A Welcome That Transformed Me
Scripture: Matthew 25:31-46
The following is the transcript of the sermon given on June 30. No audio is available.
“I was a stranger and you welcomed me” and you all kept me calm, focused and sane. At least that is my starting point. Let me start with being welcomed as a stranger.
Over Lent I participated in “Exploring Our Faith” and shared a little bit about my faith and evolving relationship with God. Until very recently I had little faith in God and less in the existence of a loving, compassionate God. If one existed, I felt, it was a punishing God that permitted harm and not always necessarily interested in preventing it. That belief has changed for a number of reasons, including the ways I’ve been welcomed here and I want to share some of that with you today.
I was raised in the Roman Catholic Church and followed the church tenets as a child and youth. I was even an alter boy until high school. While the cultural aspects-quincineras, fiestas, celebrations, weddings and so on-were fun, the sermons seemed scolding. I rarely left church feeling positive or even fired up. And there was little participation in the service-it felt rote. I wondered why the priests could not marry and why they were all male. Someone had made those decisions at some point but the congregation could not change them. After awhile I felt increasingly disengaged from the church teachings, the cultural, really political, turn in the Eighties (especially birth control and the AIDS epidemic) troubled me deeply. I stopped going to mass and did not miss it for decades.
I recently joined United Parish, after working on my spirituality, rediscovering my belief in a higher power, and in the process my faith in God has strengthened over the past year. It has been rewarding to participate in the worship services, meet other members, serve the parish, hear about perfect shortcake recipes, even grilling hot dogs for others at the Strawberry Festival, and learn more about worshiping God.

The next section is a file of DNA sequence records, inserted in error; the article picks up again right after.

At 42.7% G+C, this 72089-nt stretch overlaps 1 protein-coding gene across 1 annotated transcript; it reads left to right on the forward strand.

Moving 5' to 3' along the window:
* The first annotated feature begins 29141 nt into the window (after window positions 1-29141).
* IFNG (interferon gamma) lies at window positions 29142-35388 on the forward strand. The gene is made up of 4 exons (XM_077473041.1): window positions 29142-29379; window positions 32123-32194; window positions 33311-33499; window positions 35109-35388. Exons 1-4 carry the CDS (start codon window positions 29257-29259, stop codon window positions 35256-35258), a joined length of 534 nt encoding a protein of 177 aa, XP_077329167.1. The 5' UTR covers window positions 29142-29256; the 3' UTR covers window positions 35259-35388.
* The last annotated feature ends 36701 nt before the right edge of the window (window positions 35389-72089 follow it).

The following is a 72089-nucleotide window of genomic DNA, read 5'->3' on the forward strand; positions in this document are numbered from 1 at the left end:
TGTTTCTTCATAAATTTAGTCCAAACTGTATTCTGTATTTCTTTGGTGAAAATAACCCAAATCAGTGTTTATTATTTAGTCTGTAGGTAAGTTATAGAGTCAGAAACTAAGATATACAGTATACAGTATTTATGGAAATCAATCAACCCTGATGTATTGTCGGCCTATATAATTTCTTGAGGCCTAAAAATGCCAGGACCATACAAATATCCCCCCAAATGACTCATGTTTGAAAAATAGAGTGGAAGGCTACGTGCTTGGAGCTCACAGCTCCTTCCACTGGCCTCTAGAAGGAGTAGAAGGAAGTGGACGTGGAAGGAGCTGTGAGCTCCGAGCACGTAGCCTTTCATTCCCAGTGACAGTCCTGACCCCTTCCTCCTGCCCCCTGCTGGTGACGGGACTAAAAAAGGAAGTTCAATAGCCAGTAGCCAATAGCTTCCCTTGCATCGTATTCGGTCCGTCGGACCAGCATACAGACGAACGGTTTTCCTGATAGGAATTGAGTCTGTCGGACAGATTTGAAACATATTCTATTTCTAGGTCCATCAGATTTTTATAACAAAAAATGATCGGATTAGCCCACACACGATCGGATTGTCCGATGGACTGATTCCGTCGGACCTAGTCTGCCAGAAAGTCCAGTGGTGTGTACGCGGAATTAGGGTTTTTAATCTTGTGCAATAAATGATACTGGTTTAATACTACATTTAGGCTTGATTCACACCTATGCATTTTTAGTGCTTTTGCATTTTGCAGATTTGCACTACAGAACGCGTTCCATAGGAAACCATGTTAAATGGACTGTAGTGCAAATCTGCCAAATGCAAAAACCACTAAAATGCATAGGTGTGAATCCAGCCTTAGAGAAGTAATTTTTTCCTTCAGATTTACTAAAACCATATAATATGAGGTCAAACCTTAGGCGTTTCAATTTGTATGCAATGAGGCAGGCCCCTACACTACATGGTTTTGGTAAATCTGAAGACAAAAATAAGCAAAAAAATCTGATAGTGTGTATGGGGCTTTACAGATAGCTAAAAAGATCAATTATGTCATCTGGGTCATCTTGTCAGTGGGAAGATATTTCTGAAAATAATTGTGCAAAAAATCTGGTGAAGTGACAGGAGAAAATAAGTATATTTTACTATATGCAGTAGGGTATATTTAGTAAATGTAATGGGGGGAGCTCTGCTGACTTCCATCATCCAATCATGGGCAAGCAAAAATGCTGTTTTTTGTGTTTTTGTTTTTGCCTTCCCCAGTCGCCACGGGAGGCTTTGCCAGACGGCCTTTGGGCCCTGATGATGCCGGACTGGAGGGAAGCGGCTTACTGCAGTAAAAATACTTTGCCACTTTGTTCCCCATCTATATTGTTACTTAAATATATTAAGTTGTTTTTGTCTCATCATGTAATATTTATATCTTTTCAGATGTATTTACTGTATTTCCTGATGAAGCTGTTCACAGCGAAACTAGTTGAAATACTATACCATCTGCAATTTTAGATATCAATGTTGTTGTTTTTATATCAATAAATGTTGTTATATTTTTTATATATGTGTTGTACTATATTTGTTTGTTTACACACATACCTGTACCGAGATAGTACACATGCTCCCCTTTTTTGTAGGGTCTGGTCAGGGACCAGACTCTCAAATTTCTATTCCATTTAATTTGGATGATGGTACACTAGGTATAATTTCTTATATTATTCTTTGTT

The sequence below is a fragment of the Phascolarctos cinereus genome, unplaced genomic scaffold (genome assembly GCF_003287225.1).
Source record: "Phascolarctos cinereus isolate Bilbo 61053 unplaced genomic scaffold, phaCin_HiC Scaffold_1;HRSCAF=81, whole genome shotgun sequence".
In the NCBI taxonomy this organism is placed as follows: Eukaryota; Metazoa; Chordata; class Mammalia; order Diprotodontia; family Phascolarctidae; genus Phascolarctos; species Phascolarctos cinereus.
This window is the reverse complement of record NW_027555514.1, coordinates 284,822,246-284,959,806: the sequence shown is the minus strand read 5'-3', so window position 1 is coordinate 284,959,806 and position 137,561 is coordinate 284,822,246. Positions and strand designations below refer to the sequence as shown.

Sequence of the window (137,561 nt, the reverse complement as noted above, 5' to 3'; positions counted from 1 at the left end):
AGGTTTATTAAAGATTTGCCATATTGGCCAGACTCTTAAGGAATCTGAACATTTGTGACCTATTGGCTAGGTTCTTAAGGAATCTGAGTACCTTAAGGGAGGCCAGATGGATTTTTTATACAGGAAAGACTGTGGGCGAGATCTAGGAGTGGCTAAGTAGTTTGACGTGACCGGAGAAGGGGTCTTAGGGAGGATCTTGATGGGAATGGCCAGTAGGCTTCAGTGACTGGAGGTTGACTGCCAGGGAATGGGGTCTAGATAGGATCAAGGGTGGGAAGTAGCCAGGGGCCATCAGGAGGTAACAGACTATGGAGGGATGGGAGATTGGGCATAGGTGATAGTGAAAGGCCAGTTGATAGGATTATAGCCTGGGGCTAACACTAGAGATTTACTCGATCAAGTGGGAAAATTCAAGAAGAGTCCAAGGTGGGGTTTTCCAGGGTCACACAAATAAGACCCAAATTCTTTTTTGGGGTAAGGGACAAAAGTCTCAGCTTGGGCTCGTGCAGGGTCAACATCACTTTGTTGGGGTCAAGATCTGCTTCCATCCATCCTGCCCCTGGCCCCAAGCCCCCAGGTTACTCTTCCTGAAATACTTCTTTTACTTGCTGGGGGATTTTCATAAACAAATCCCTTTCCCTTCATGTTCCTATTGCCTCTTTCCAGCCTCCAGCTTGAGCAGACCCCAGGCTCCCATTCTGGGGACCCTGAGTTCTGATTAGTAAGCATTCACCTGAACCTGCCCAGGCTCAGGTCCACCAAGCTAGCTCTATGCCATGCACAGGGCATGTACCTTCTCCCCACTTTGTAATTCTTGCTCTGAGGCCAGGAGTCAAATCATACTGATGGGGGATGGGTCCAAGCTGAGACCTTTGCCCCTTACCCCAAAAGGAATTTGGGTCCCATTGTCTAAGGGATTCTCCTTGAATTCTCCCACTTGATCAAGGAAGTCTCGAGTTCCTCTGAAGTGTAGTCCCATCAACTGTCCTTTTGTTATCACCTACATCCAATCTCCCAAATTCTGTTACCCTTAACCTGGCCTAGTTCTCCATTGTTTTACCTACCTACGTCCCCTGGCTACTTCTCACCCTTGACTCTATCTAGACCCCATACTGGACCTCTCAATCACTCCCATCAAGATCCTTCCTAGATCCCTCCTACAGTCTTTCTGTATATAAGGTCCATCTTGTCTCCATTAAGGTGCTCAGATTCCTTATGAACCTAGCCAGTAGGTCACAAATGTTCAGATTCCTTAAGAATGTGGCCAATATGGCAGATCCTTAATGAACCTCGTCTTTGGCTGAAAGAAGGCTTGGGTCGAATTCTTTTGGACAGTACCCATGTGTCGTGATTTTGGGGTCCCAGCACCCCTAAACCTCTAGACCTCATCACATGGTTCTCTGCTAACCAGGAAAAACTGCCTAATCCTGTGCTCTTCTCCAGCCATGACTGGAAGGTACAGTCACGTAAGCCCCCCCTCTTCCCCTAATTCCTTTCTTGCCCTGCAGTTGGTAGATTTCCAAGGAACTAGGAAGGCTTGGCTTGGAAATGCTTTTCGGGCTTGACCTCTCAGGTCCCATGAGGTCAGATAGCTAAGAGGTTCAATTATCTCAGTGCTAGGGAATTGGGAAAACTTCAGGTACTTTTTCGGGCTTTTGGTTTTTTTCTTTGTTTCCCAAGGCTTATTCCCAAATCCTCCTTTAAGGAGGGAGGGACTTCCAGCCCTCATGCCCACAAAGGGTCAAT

Frankly I’ve always grappled with “faith” and how to serve “God”. One reason is work related-how do I incorporate my faith and my belief into everyday life? Especially at work. I’m a homicide researcher and my expertise is on racial/ethnic/immigrant disparities in mortality. I don’t talk a whole lot about work at church because I like to distance myself from work-related stress. It's not always clear how to bring up the subject of "intentional deaths" in the warm atmosphere of coffee hour nor does it always lead to warm discussions of faith.
Moreover, our research findings are undoubtedly important to disseminate, but sometimes I get hate mail from non-academicians. The findings, and those of my colleagues <#moreimmigrantsmeanslesscrime> are controversial in some segments of the population, and dealing with that hate is challenging. I enjoy discussing research on the protective effects or benefits of immigration with others. But I also like to keep work separate from church. I’m here to worship, work on my faith and relationship with God. Not talk about work. At least that’s what I thought to myself-keep work and church separate. That idea has evolved.
In recent months some of the sermons touched on the “Wall” or at least acknowledging the conditions conducive to demonizing others, singling them out from society, in particular immigrants and refugees. Like Jesus told his disciples in the scripture passage we just heard from, Matthew 25, our hearts and soul should focus on welcoming others-like I was welcomed in this parish- not keeping them out.
Like my great-grandparents I was born and raised in South Texas. I’m a native of San Antonio and still return several times a year to visit family and friends in the area. So the border has always been close to my heart, soul and spirit. The Wall is not a new invention. In previous decades it was also known as the “Tortilla Curtain” or some other obstacle put in place by “La Migra” which refers to the INS or immigration police and used to prevent economic migrants from crossing the border.